The key is knowing yourself well enough to know if software development is right for you. This is a HUGE investment; one that I'll be paying off four 4+ more years. I've seen people fail - people who probably should've quit when they fell behind. Ultimately, be honest with yourself - if you're don't like algorithms, puzzles, logic, this isn't right for you- however, if you're like me, and can sit and problem solve for hours on end, and you have the mental toughness to grind through the pressure and stress of building something in a very short period of time, than this can be the game changer that you're looking for. devCodeCamp didn't chage my life - I changed my life and devCodeCamp provided the tools for me to do so.

  • Elliott Soemadi  User Photo
    Elliott Soemadi • Junior Software Dev • Graduate Verified via LinkedIn
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    devCodeCamp has easily been the most enjoyable education experience I've ever had. The coursework is relevant to the job market, the lectures are informative but not overbearing, and the instructors are amazing. They welcome all questions and are extremely approachable and helpful. If you attend this school, ask as many questions as you possibly can. The instructors will gladly explain not only how something works but why it works better than other feasible solutions.  You will gain a great depth of knowledge that is limited only by how much effort you give.
     
    In short, go to devCodeCamp!!!
  • Awesome
    - 11/8/2018
    Aly Nielson  User Photo
    Aly Nielson • Graduate Verified via LinkedIn
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    Prior to devCodeCamp, I was working as a software tester. Working in tech gave me an understanding of the development process, but I did not know how to code. I started looking into devCodeCamp not knowing exactly where I wanted to go with code, but just knowing I wanted to learn more about why the things I tested worked the way they worked. Four months later and I have zero regrets. I can only think of positive things to write in this review, so that is what I will do.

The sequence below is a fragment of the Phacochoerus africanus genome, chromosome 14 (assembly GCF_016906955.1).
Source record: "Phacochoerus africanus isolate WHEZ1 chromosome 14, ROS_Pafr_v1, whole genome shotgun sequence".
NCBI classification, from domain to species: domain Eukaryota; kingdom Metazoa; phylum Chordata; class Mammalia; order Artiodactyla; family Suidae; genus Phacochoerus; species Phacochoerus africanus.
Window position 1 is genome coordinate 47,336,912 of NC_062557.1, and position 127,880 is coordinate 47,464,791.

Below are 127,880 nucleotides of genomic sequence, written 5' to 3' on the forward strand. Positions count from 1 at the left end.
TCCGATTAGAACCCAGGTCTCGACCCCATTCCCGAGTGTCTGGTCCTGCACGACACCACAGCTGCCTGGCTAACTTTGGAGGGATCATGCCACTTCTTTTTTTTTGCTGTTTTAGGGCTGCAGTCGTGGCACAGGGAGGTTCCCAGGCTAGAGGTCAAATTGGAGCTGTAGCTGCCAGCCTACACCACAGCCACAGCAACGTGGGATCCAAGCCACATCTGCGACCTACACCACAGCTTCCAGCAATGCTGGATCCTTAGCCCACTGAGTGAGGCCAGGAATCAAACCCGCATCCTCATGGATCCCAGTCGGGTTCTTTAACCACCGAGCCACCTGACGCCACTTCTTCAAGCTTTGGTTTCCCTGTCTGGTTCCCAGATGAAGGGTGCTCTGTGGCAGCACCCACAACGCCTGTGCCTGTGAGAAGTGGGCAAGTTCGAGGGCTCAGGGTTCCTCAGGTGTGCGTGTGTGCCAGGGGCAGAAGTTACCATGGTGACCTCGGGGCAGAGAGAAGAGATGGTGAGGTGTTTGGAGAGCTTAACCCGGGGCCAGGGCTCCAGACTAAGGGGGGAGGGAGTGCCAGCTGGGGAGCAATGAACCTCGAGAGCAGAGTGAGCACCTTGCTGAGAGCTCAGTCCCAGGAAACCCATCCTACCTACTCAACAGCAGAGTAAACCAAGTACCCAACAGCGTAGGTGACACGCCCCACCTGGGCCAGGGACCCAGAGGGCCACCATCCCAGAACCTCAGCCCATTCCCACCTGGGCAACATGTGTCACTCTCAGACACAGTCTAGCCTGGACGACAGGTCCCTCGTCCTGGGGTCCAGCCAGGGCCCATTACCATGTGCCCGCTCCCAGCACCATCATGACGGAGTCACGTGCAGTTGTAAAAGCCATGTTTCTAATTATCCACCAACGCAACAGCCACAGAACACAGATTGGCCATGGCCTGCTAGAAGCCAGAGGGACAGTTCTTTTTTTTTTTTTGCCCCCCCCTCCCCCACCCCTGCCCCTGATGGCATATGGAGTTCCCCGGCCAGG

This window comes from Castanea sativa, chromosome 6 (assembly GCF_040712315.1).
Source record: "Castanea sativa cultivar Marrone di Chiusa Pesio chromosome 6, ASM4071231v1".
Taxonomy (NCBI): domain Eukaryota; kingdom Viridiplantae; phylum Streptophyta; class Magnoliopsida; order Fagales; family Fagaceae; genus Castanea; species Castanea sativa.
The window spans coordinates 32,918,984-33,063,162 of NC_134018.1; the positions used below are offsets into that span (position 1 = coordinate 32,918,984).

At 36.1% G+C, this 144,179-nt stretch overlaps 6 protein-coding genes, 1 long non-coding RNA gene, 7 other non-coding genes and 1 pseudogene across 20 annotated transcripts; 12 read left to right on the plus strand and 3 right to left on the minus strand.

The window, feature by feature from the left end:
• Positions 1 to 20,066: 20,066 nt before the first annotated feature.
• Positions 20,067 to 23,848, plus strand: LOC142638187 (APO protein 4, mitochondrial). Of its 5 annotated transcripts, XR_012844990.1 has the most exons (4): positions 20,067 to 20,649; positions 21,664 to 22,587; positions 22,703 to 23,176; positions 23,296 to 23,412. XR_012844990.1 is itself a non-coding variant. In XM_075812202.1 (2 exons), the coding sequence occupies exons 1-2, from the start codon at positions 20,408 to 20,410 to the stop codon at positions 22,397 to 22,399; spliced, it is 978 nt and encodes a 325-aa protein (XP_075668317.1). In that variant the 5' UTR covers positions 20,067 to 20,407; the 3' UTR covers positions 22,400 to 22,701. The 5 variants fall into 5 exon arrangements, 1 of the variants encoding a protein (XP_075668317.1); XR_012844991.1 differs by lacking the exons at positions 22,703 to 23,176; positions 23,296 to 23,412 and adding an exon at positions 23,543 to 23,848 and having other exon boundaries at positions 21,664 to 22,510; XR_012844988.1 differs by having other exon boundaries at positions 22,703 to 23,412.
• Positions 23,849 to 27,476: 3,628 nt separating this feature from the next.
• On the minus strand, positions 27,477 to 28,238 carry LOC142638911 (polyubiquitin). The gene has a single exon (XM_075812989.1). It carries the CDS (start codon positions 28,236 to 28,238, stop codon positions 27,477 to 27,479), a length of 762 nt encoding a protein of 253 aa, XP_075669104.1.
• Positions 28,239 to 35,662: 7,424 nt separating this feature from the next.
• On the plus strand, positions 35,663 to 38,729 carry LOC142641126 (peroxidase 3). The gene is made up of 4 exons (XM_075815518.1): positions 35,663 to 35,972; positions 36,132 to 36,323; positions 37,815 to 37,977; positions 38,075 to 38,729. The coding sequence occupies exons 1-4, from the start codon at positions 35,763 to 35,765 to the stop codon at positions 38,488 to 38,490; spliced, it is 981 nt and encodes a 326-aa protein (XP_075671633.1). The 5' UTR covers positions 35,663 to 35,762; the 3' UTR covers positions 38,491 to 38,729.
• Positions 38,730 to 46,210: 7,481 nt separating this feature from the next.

When deciding whether or not I should go to devCode, Paul answered all of my questions. He was super helpful and informative and had me talk to several people, including instructors and current students. I felt like I had all of the information I needed to decide whether or not devCodeCamp was right for me. When the first day came, I was still a little bit worried that I had made a bad decision to drop everything to do this, but after about three days I was hooked and not looking back. 

    The instructors at devCodeCamp are all super enthusiastic, excited about code, and excited to teach you code. They all know that the world of programming is constantly evolving and are constantly learning new things to teach others and keep up-to-date. They are ready to drop everything to help you solve a problem, but they know just how much they should help and when they should stop helping and make you figure things out on your own. The class is very project-based, which means you spend most of the time working through problems and learning from doing and for me, just the right amount of time listening to lectures. 

    I think the best thing that came from devCode for me was the approach to solving problems. Once I learned a few things and worked through a few problems, coding started to come easier and it started to feel like I could learn anything. Several students will go through devCodeCamp having learned extra languages and/or frameworks that devCodeCamp doesn't explicitly teach, just because of the great environment they are in and the encouraging and excited people they are around. It makes you want to keep learning and creating things. This was the first time I actually really enjoyed school and felt like I walked away with knowledge I was going to use. As the weeks went by (very quickly) I was more and more excited to become a developer.

    Once we graduated, the instructors were extremely helpful with our resumes and interview prep. Paul and Geoff were awesome in connecting us with potential employers. I ended up accepting the job that I wanted the most, about a month after graduating. I have devCodeCamp and the great people there to thank for that. devCode is doing amazing things and if you are looking for a bigger challenge in your career, I would highly recommend it. You don't need to know how to code to start (I didn't), you just need to be excited to learn.

Thanks!